At 38.5 mm in diameter, the Sinn 356 pilot's watch is a great choice for life inside the cockpit and beyond. In addition to a stopwatch function, these timepieces feature either a day-date display or power reserve indicator.
The watch manufacturer Sinn Spezialuhren crafts timepieces for use in a wide range of environments. However, their main focus remains aviation and professional diving. They regularly have their diving and pilot's watches inspected according to DIN standards to guarantee their reliability. The functionality of each model is tested under extreme conditions such as high pressure and powerful magnetic fields. The Deutsches Institut für Normung e.V. (DIN, German Institute for Standardization) is a member of the ISO and sets standards for various industries in Germany.
Sinn gets their calibers from Swiss movement manufacturers like ETA and Sellita. The ETA Valjoux 7750 or Sellita SW 500, a reproduction of the 7750, powers the automatic 356 watches. The SW 500 has a 48-hour power reserve and can measure periods of time of up to 12 hours using two subdials: an hour counter at 6 and a minute counter at 12 o'clock. The elapsed seconds are tracked via the central second hand, while a small seconds dial at 9 o'clock is used to tell the time.
Thanks to their 38.5-mm cases, the 356 pilot's watches are an ideal choice if you're looking for a sporty unisex watch. Their functional design remains free of any unnecessary details. In addition to the various subdials, there's also a day-date display at 3 o'clock. Luminous hands and Arabic numerals make telling the time in a dark cockpit or at night a breeze. Each model features a stainless steel case with either a satin-brushed or bead-blasted finish. These timepieces look particularly nice on a leather strap with visible stitching. However, stainless steel bracelets and silicone straps are also available.
|Model (ref. number)||Price (approx.)||Dial color|
|358 Sa Pilot (358.060)||3,400 USD||Black|
|356 Sa Pilot III (356.0721)||2,600 USD||Silver|
|356 Sa Pilot II (356.072)||2,600 USD||Copper|
|356 Pilot UTC (356.025)||2,300 USD||Black|
|356 Sa GR (356.077)||2,300 USD||Black|
|356 Sa Pilot (356.070)||2,300 USD||Black|
|356 (356.020)||1,700 USD||Black|
The watch glass has the largest influence on the price of the 356 collection's pilot's watches. You can choose from high-domed sapphire glass or acrylic glass. Models with acrylic glass go for as little as 1,700 USD in very good or mint condition. These timepieces have black dials and bead-blasted cases.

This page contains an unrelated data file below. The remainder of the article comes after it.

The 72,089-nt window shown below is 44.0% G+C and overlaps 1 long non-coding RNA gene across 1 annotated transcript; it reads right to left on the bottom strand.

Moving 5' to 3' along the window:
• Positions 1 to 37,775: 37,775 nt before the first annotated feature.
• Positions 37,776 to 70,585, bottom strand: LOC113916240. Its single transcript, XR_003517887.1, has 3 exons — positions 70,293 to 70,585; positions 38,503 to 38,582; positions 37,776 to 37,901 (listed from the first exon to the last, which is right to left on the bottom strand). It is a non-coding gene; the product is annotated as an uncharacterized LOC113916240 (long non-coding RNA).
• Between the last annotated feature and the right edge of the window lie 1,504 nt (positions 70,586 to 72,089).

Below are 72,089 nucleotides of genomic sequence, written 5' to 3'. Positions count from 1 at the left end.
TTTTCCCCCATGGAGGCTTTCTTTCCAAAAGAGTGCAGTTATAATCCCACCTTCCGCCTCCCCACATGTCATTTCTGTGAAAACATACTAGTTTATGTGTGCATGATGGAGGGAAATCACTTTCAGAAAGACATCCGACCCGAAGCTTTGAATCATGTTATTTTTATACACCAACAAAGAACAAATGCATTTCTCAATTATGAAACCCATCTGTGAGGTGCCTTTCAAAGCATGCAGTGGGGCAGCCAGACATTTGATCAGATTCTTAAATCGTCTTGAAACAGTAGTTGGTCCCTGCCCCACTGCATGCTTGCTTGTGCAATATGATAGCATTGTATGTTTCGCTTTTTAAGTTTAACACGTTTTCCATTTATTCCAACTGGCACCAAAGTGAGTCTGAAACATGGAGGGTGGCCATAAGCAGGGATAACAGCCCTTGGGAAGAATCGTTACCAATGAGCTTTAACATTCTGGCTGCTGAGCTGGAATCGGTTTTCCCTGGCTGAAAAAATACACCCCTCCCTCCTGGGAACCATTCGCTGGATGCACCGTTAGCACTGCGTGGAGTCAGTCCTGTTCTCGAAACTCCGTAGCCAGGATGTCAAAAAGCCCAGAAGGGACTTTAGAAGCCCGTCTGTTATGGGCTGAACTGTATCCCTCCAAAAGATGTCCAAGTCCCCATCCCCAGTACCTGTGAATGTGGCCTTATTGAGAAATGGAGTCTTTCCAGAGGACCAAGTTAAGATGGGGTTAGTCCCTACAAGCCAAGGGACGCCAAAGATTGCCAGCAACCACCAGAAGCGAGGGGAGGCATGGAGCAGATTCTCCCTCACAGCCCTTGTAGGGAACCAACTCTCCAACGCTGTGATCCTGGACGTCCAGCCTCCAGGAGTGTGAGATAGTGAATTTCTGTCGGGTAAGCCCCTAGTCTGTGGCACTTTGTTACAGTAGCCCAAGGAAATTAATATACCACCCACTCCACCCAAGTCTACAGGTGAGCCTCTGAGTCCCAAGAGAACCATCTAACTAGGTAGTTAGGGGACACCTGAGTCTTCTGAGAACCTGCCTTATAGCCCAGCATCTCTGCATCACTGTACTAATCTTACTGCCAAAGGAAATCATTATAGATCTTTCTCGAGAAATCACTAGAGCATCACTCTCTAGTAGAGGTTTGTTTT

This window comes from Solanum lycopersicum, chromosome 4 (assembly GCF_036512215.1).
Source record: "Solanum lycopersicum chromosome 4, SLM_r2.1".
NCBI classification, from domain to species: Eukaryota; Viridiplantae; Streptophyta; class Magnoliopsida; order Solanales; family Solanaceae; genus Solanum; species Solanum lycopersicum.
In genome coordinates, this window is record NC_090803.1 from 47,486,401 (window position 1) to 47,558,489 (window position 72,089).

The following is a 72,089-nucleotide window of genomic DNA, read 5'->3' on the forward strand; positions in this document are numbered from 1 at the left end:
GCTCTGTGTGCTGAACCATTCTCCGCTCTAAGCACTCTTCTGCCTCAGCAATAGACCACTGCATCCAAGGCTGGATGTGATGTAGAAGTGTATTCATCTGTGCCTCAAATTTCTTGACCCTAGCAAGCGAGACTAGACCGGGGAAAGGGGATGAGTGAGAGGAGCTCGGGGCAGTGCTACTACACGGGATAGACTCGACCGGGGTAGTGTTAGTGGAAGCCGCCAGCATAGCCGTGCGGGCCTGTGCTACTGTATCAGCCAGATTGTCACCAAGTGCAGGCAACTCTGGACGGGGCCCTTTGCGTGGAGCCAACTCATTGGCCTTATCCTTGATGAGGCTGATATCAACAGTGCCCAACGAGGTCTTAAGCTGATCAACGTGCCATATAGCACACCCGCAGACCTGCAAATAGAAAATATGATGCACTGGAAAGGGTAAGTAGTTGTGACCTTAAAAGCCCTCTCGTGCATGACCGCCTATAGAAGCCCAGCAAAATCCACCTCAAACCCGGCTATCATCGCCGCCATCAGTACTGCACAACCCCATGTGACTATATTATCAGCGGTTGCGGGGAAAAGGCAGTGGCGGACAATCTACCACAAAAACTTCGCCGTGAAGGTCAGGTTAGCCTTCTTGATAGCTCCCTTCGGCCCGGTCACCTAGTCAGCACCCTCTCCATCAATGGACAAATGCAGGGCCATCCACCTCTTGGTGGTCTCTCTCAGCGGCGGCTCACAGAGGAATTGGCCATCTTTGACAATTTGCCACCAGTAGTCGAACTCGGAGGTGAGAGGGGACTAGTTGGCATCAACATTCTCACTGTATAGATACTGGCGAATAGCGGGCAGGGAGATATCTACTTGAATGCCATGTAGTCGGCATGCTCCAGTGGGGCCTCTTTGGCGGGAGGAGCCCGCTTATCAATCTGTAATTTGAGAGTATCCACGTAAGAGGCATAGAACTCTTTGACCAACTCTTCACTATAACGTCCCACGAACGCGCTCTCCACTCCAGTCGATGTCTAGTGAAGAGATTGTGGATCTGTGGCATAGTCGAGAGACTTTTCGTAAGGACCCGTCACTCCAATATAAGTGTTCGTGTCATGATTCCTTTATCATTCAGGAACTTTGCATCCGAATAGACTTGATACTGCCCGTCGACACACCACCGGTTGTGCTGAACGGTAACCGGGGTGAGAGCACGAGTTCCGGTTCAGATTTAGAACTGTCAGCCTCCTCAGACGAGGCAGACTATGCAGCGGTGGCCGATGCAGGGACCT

Watches with sapphire glass require a larger investment: The 356 Sa Pilot with a standard black dial costs around 2,300 USD. Producing high-domed sapphire glass is much more time consuming than producing mineral or acrylic glass. It involves taking a large piece of glass and grinding it down to the right shape. The glass is then polished and treated with an anti-reflective coating on both sides. This special process results in a much more robust piece of glass.
If black isn't your dial color of choice, the 356 collection also offers some alternatives. The 356 Sa Pilot II has a light copper dial and demands around 2,600 USD. You can also purchase the 356 Sa Pilot III with a silver dial for the same price. Both editions get their color via electroplating. In this process, the base material is submerged in an electrolyte solution. An electric current is then run through the solution, causing the metal atoms in the solution to adhere to the base material's surface.
The ETA Valjoux caliber 7750 powers the 356 Pilot UTC. This timepiece features an additional hand to display the time in a second time zone. This is particularly practical for frequent travelers who want to keep track of the time back home. While it sells for an affordable 2,300 USD, this watch may be difficult to find since it is no longer in production.
For the same price, you can purchase the 356 Sa GR. Instead of a day display, it features a power reserve indicator at 3 o'clock. This means you'll always know how much energy your timepiece has left. The 356 Sa GR is also out of production, making it rare today.
Anyone on the market for a larger pilot's watch should look no further than the Sinn 358 collection. These watches are nearly identical to those in the 356 series, except for their larger, 42-mm cases. Once again, there is a variety of bands to choose from. A mint-condition 358 Sa Pilot costs around 3,400 USD.
If you're searching for something with a similar design, but more brand recognition, the IWC Pilot's Watch Chronograph, ref. IW377701, is the watch for you. It even features the same base movement, the ETA Valjoux 7750. Plan to spend about 4,500 USD for this pilot's chronograph.